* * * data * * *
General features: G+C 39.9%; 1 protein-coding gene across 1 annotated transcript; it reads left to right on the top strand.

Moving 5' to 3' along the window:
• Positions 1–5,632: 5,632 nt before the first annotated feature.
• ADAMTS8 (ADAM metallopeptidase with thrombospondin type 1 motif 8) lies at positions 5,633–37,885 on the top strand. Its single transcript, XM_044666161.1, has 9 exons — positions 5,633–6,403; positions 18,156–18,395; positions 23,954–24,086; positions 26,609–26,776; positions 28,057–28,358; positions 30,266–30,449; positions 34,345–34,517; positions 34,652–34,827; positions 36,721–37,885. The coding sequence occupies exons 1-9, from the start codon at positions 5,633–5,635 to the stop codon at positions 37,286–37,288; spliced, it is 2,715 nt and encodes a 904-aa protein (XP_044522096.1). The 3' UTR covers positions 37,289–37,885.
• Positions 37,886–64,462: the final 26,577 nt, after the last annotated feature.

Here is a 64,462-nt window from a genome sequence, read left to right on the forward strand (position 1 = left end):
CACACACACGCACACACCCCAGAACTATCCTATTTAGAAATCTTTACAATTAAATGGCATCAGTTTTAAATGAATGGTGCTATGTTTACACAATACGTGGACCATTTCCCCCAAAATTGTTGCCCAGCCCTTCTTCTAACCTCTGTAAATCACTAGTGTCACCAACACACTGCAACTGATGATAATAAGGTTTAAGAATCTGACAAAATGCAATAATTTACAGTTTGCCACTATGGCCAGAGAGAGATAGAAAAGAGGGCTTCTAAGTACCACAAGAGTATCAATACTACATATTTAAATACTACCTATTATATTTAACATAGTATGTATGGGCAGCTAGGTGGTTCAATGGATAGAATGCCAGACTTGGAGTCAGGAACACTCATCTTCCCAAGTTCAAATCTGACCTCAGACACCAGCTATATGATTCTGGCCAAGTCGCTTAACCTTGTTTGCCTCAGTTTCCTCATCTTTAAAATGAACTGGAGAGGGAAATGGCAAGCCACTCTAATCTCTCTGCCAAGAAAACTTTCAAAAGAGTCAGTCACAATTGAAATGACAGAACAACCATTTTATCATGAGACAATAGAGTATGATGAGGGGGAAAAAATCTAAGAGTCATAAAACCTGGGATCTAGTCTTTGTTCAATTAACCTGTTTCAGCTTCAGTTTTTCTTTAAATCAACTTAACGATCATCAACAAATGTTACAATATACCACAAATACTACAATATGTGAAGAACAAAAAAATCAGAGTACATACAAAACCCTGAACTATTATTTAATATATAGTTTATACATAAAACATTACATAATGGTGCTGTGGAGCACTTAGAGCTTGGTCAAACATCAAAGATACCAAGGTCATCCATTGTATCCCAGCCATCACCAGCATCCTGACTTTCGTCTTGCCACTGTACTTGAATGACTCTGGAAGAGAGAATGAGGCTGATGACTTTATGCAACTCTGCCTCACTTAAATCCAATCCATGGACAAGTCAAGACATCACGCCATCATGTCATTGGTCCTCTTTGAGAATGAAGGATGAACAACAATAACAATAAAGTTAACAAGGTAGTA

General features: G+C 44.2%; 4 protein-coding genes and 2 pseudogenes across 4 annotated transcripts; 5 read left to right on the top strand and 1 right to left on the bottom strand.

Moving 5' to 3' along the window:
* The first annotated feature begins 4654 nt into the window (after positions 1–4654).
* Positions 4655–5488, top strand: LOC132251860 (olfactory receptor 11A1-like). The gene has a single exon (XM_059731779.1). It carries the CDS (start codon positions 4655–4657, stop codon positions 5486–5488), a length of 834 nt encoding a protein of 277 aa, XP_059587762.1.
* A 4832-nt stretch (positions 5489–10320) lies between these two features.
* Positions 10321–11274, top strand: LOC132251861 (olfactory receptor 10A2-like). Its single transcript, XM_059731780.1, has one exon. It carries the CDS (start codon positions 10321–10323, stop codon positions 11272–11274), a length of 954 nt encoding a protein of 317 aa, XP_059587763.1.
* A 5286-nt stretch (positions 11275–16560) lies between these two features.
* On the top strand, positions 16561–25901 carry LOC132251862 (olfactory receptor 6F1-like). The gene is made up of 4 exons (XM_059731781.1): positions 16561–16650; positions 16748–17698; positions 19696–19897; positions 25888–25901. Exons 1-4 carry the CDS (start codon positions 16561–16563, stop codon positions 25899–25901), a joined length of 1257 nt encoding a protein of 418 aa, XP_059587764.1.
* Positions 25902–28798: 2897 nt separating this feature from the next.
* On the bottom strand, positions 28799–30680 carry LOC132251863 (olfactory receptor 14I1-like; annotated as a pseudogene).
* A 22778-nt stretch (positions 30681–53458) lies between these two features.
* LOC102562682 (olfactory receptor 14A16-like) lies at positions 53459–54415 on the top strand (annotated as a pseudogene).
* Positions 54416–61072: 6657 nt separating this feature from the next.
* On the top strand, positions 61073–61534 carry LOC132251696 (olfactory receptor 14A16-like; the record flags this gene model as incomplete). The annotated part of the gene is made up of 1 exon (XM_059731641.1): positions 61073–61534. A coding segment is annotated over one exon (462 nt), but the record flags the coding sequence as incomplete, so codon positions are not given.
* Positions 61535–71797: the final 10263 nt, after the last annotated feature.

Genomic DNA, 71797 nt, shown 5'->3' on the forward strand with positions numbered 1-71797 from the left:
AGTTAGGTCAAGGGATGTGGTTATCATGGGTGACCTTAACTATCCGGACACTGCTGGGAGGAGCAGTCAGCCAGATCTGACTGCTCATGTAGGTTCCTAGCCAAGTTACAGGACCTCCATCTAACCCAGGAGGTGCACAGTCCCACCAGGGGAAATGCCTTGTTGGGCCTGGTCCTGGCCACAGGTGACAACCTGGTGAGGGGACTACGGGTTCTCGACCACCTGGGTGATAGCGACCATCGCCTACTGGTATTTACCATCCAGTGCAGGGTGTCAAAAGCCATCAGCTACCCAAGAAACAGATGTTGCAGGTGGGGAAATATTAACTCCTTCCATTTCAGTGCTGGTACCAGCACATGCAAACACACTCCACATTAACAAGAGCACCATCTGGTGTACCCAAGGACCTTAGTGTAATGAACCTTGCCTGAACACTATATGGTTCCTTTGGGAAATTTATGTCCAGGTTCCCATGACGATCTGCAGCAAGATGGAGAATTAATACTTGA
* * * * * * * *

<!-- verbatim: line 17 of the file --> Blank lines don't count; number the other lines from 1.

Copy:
* On the bottom strand, positions 28799–30680 carry LOC132251863 (olfactory receptor 14I1-like; annotated as a pseudogene).